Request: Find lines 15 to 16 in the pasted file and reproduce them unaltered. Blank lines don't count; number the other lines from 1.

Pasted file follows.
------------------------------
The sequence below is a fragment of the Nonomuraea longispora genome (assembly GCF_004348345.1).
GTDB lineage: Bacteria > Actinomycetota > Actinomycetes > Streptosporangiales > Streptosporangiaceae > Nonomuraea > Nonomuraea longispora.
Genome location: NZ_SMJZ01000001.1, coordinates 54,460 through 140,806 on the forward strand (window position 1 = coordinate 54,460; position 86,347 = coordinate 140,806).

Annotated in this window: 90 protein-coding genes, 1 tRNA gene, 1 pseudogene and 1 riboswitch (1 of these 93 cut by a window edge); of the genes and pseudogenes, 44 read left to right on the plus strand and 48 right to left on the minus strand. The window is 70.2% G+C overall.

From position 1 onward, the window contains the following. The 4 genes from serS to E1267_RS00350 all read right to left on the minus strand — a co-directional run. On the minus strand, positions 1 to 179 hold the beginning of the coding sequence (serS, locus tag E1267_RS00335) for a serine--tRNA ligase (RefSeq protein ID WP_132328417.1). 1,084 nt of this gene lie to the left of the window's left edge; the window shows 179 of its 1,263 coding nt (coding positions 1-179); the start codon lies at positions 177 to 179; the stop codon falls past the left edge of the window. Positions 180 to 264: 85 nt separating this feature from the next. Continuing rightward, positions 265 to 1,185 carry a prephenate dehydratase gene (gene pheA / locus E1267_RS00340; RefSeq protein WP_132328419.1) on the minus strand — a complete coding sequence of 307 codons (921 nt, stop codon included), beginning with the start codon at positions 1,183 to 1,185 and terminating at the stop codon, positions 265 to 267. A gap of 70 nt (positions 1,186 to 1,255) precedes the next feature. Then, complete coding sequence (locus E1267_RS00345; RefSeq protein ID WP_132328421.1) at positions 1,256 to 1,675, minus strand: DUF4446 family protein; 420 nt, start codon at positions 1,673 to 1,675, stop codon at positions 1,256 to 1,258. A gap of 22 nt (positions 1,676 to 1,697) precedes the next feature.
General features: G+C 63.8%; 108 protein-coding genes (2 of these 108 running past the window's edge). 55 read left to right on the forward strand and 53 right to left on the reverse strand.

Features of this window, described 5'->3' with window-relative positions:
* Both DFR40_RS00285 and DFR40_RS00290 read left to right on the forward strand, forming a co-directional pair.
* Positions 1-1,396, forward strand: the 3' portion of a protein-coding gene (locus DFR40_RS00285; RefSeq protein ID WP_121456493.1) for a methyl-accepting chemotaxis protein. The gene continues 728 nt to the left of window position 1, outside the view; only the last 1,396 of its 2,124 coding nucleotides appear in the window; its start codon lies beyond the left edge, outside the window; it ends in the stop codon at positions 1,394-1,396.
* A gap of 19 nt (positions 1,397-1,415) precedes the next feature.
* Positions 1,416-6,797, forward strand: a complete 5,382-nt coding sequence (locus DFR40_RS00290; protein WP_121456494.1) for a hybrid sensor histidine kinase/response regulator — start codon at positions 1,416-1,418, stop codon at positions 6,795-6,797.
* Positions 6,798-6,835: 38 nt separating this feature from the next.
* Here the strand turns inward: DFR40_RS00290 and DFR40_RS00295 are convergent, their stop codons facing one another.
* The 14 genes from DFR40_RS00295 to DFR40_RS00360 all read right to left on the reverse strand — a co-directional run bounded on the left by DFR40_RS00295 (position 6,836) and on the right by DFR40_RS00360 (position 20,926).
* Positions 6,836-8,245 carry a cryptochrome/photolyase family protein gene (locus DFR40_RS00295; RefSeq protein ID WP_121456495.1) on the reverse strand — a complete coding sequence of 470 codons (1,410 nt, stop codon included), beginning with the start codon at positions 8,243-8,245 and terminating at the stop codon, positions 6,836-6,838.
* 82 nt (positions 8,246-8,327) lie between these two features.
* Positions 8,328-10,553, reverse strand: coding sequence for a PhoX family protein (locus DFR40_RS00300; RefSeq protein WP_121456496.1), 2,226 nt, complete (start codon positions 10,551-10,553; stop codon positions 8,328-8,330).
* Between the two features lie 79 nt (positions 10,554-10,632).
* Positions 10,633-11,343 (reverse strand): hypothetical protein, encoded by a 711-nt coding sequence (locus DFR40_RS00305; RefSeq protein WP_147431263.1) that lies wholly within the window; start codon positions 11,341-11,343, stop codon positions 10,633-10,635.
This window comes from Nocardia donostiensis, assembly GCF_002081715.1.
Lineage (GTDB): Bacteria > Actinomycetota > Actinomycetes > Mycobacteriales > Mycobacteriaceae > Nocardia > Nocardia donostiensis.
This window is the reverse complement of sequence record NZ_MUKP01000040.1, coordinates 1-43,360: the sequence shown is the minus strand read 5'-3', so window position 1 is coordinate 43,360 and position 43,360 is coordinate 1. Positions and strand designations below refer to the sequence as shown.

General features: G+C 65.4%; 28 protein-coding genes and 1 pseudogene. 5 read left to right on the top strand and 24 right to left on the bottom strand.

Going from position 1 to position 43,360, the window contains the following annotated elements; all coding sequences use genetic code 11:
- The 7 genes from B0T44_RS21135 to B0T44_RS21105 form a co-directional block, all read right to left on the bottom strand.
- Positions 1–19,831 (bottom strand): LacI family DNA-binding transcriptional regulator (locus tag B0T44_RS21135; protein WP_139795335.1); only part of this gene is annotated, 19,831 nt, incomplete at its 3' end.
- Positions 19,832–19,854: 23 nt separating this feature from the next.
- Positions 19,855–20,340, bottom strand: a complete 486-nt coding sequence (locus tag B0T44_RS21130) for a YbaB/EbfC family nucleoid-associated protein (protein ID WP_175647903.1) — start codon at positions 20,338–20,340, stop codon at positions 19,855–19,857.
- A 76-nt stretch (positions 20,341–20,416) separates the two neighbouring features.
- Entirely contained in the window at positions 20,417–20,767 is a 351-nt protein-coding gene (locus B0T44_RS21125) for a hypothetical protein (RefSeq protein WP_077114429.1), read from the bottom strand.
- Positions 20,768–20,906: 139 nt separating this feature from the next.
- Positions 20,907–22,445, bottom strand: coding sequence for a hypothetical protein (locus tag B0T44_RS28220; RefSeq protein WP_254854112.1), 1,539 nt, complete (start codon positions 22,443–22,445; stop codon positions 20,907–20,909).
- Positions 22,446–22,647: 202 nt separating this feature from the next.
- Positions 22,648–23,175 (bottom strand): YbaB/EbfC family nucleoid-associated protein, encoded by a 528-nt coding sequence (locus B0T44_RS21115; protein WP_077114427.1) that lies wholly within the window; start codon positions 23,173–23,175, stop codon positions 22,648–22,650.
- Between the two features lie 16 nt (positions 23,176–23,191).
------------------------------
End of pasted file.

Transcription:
* Positions 6,836-8,245 carry a cryptochrome/photolyase family protein gene (locus DFR40_RS00295; RefSeq protein ID WP_121456495.1) on the reverse strand — a complete coding sequence of 470 codons (1,410 nt, stop codon included), beginning with the start codon at positions 8,243-8,245 and terminating at the stop codon, positions 6,836-6,838.
* 82 nt (positions 8,246-8,327) lie between these two features.